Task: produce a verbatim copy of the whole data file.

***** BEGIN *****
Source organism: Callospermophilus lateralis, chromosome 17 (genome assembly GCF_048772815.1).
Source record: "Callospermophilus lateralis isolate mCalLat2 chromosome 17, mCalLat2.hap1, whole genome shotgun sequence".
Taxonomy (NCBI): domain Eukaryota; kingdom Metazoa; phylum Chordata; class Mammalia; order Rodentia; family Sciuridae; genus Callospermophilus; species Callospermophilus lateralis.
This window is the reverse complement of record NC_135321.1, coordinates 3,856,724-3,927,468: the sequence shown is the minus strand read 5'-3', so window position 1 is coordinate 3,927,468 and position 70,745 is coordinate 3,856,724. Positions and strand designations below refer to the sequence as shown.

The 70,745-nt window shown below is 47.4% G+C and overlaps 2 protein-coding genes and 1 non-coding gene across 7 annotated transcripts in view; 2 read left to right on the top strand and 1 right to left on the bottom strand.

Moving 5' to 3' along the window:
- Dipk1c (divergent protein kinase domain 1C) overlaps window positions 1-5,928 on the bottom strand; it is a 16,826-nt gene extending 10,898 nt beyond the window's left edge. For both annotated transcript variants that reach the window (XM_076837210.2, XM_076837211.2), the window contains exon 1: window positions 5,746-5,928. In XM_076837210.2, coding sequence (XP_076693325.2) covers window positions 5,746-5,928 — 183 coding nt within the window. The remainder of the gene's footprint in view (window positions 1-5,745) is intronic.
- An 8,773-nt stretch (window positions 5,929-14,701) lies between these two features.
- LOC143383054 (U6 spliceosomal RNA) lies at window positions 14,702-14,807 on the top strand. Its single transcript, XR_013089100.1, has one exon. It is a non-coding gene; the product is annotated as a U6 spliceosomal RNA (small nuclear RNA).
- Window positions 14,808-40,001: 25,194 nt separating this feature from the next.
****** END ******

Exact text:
Source organism: Callospermophilus lateralis, chromosome 17 (genome assembly GCF_048772815.1).
Source record: "Callospermophilus lateralis isolate mCalLat2 chromosome 17, mCalLat2.hap1, whole genome shotgun sequence".
Taxonomy (NCBI): domain Eukaryota; kingdom Metazoa; phylum Chordata; class Mammalia; order Rodentia; family Sciuridae; genus Callospermophilus; species Callospermophilus lateralis.
This window is the reverse complement of record NC_135321.1, coordinates 3,856,724-3,927,468: the sequence shown is the minus strand read 5'-3', so window position 1 is coordinate 3,927,468 and position 70,745 is coordinate 3,856,724. Positions and strand designations below refer to the sequence as shown.

The 70,745-nt window shown below is 47.4% G+C and overlaps 2 protein-coding genes and 1 non-coding gene across 7 annotated transcripts in view; 2 read left to right on the top strand and 1 right to left on the bottom strand.

Moving 5' to 3' along the window:
- Dipk1c (divergent protein kinase domain 1C) overlaps window positions 1-5,928 on the bottom strand; it is a 16,826-nt gene extending 10,898 nt beyond the window's left edge. For both annotated transcript variants that reach the window (XM_076837210.2, XM_076837211.2), the window contains exon 1: window positions 5,746-5,928. In XM_076837210.2, coding sequence (XP_076693325.2) covers window positions 5,746-5,928 — 183 coding nt within the window. The remainder of the gene's footprint in view (window positions 1-5,745) is intronic.
- An 8,773-nt stretch (window positions 5,929-14,701) lies between these two features.
- LOC143383054 (U6 spliceosomal RNA) lies at window positions 14,702-14,807 on the top strand. Its single transcript, XR_013089100.1, has one exon. It is a non-coding gene; the product is annotated as a U6 spliceosomal RNA (small nuclear RNA).
- Window positions 14,808-40,001: 25,194 nt separating this feature from the next.